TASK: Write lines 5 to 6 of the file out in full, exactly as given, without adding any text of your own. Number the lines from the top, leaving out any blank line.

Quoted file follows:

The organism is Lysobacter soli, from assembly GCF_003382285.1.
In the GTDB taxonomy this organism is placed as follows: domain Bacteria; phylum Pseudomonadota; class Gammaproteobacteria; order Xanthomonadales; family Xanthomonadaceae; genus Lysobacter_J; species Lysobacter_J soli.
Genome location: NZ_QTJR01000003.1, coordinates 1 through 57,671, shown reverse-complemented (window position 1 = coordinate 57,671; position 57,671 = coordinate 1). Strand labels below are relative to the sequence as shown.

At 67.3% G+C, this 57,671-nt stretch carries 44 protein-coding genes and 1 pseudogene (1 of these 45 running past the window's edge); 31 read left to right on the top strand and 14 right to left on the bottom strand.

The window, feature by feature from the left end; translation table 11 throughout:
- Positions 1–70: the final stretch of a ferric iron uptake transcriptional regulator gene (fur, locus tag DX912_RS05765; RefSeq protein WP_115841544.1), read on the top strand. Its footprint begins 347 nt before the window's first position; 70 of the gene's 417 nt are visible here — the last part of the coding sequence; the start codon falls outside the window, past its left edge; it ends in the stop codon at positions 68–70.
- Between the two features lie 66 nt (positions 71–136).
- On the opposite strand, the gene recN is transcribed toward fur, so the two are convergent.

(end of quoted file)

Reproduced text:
The window, feature by feature from the left end; translation table 11 throughout:
- Positions 1–70: the final stretch of a ferric iron uptake transcriptional regulator gene (fur, locus tag DX912_RS05765; RefSeq protein WP_115841544.1), read on the top strand. Its footprint begins 347 nt before the window's first position; 70 of the gene's 417 nt are visible here — the last part of the coding sequence; the start codon falls outside the window, past its left edge; it ends in the stop codon at positions 68–70.